ST 3065 (Hints) – Big Dave's Crossword Blog
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ST 3065 (Hints)


Sunday Telegraph Cryptic No 3065 (Hints)

Hints and tips by Senf

+ – + – + – + – + – + – + – +

A very good Sunday morning from Winnipeg, where we have been having typical Prairie summer weather – warm/hot temperatures with high humidity, which creates ideal conditions for late afternoon/evening ‘pop up’ thunder showers!

Keep staying safe everyone. 

It took me a little while to ‘break into’ this but Dada turned out to be benevolent – I counted seven anagrams (six of which were partials), one lurker (not hinted, but it’s 6d), and one homophone – all in an asymmetric 29 clues, with 16 hints ‘sprinkled’ throughout the grid you should be able to get the checkers to enable the solving of the unhinted clues.

Candidates for favourite – 14a, 16a, 15d, and 18d.

As is usual for the weekend prize crosswords, a number of the more difficult clues have been selected and hints provided for them.

Don’t forget to follow BD’s instructions in red at the bottom of the hints!

Most of the terms used in these hints are explained in the Glossary and examples are available by clicking on the entry under “See also”. Where the hint describes a construct as “usual” this means that more help can be found in The Usual Suspects, which gives a number of the elements commonly used in the wordplay. Another useful page is Wolves in Sheep’s Clothing, which features words with meanings that are not always immediately obvious.

A full review of this puzzle will be published after the closing date for submissions.

Some hints follow:


9a Power drops from the sky, it’s said? (5)
The homophone (it’s said) of the liquid that drops from the sky.

10a I appreciate that natural gambolling in hairy creature (9)
A two letter informal interjection that can be used for I appreciate that, followed by an anagram (gambolling) of NATURAL.

12a Cook, good poser! (7)
The single letter for good and a type of poser (as in conundrum).

14a Musical composition that may go to one’s head? (9)
A late 1960s rock musical and a synonym of composition.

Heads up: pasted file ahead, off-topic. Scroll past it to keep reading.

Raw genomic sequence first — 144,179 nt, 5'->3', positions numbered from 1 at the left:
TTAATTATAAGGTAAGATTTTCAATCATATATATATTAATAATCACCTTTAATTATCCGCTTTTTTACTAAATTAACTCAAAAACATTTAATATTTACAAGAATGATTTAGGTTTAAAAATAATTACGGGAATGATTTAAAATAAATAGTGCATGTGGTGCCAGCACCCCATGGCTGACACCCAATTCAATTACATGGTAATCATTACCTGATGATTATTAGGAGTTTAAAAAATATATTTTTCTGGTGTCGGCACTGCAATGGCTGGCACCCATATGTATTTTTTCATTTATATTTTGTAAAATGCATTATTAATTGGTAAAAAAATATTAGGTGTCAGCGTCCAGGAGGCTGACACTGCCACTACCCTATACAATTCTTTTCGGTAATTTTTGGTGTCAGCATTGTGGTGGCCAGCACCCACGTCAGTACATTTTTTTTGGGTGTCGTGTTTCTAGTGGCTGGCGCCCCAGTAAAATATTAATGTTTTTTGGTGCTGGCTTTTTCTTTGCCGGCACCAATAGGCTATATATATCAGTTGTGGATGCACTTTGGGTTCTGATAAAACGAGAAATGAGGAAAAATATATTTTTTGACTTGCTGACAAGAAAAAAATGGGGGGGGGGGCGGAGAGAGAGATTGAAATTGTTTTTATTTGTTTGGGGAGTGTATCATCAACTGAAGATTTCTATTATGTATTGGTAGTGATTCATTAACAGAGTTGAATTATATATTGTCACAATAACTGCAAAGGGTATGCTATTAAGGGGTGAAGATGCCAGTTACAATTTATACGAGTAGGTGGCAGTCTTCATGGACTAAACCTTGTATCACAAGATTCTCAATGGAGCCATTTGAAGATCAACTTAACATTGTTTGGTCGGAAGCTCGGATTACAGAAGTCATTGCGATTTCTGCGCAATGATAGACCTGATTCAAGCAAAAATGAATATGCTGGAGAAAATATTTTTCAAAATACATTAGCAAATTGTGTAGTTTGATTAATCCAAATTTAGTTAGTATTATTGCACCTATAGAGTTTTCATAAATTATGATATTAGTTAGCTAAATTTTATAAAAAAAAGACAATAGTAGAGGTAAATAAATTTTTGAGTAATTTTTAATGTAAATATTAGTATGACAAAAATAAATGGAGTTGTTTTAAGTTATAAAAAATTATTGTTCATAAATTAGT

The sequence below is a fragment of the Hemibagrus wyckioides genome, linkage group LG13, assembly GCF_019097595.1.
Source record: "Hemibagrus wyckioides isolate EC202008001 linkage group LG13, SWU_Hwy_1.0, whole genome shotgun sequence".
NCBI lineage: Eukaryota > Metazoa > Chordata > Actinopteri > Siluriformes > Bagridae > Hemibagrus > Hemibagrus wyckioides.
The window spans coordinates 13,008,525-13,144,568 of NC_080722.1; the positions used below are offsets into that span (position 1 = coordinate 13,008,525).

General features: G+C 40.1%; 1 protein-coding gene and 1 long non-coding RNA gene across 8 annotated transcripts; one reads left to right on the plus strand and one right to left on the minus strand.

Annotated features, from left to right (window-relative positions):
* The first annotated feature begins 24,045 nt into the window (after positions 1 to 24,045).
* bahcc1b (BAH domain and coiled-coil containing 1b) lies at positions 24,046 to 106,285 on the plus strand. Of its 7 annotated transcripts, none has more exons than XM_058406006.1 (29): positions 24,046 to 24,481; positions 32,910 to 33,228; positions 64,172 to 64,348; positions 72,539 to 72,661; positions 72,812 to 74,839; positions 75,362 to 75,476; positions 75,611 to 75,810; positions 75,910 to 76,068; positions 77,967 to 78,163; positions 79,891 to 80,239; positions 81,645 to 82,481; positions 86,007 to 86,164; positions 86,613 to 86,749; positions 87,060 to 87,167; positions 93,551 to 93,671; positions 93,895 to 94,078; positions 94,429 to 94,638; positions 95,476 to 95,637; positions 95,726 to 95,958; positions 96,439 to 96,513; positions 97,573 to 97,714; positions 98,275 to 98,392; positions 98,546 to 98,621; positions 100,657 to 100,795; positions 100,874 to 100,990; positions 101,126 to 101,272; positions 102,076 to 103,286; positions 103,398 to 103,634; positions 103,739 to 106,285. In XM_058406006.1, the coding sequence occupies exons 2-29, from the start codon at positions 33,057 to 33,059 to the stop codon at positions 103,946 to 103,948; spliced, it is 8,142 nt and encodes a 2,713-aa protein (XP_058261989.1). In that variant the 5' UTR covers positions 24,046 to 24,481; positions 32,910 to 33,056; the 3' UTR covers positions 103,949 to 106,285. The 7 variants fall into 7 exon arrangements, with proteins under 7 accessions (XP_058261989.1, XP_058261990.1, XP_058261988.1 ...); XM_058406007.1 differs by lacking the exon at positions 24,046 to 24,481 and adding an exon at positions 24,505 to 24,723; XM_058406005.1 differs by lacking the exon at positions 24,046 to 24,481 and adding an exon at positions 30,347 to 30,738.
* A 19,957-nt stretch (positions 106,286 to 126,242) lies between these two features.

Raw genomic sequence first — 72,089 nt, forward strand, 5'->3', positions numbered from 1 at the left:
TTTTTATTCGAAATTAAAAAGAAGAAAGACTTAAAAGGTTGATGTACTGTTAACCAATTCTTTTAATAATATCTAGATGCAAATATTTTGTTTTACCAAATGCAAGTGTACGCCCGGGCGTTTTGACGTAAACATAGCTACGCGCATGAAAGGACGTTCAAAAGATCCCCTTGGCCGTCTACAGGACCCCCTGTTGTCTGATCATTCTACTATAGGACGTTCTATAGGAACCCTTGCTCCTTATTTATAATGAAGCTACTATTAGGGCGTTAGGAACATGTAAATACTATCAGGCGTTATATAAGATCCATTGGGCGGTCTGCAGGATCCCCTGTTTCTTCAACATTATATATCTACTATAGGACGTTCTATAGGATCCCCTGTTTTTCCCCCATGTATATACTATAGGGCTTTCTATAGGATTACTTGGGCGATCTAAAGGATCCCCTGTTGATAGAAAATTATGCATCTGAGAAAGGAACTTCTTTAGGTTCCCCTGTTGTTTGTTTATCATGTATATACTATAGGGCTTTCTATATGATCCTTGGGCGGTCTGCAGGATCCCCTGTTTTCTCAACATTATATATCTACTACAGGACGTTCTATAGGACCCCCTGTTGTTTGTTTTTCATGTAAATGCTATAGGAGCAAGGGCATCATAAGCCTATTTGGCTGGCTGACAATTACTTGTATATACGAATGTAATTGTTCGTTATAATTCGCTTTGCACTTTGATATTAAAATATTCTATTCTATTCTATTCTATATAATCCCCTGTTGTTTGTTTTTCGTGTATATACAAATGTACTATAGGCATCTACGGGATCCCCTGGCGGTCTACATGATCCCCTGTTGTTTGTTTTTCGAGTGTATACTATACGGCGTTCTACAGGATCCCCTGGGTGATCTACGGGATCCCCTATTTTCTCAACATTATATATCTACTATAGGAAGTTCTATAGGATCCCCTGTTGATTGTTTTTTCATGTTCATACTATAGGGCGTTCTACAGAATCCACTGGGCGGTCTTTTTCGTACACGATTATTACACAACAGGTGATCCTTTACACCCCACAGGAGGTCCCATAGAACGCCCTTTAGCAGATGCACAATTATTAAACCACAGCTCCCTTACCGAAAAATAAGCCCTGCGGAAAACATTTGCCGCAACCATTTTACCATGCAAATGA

16a Contrary to what is expected, unlikely to drink whisky? (7,3,5)
A double definition(?) – the first indicates contrariness to one’s inclination or natural tendency and was used by Shakespeare in Coriolanus in 1607.

21a Capital I invested in large containers (5)
The letter I from the clue inserted into (invested in) large containers, one of which is equivalent to 216 gallons of ale.

28a Figure removing coat for competition (5)
A two digit figure (number) with its first and last letters removed (removing coat).


1d Pull charge up (4)
A synonym of charge (as in providing guardianship) reversed (up).

3d Nuns depart after duffing up boxers, say? (10)
An anagram (after duffing up) of NUNS DEPART.

5d Smug: as a swine entertaining king (8)
A single word equivalent to as a swine containing (entertaining) one of the letters used for king.

7d Potential flower perhaps ideal for developing bloom (8)
The stage of growth that precedes a flower (potential . . . perhaps) followed by an anagram (for developing) of IDEAL.

8d French cakes prepared, then mixed in eels! (10)
A synonym of prepared followed by (then) an anagram (mixed) of IN EELS.

15d Master under servant in great book (4-6)
An old master who painted seascapes placed after (under) a usually young servant gives a book that can be difficult to put down.

18d 50/50 chance: fix sudden descent of aeroplane (8)
One of the possible outcomes of a coin toss and a synonym of fix.

22d Baby crab? (6)
A double definition – the second is sometimes a term applied to a crab.

26d Take out dried fruit (4)
A double definition to finish – the second is a fruit that comes from a palm tree.

Could new readers please read the Welcome post and the FAQ before posting comments or asking questions about the site.

As this is a Prize crossword, please don’t put any ANSWERS, whether WHOLE, PARTIAL or INCORRECT, or any ALTERNATIVE CLUES in your comment.

Please read these instructions carefully – they are not subject to debate or discussion. Offending comments may be redacted or, in extreme cases, deleted. In all cases the administrator’s decision is final.

Dr Brian May CBE ARCS, astrophysicist and co-founder/lead guitarist of Queen is 73 today. This is a song that he wrote, in 1977, for the group which includes a long guitar solo from him at the end:


109 comments on “ST 3065 (Hints)

  1. This was an enjoyable crossword (4*) with the greatest challenge being in the SW for me. A couple of clues, 19a and 18a took me from 2* to 2.5* for difficulty. my favourite clues were 14a, 15d and 18d (when the penny finally dropped. Thanks to Senf for the hints and Dada for another intriguing puzzle. We actually got some rain last night, which has been welcome in this rather dry spring and summer.

  2. For me an easy and enjoyable passage through today . Held up in the SW corner slightly due to my silly typo in 16A causing a problem with 18D which is my COTD .
    Thanks again Senf and Dada .
    Cannot believe that Cardiff City look like qualifying for the play offs .

  3. Considerably easier than the last couple of Sundays & (can’t quite believe I’m saying this for Dada) no real problems, other than remembering the spelling of the last bit of 7d, in a steady solve in under **time. Good fun & very enjoyable without perhaps being quite up there with his best.
    Thanks Dada & to Senf for his review

  4. Pottered through this pretty steadily held up by 14a as I had put in a specific musical composition that fitted the clue but did not help at all with 7,8 or 15d. But once sorted, although I like my answer better, all was good.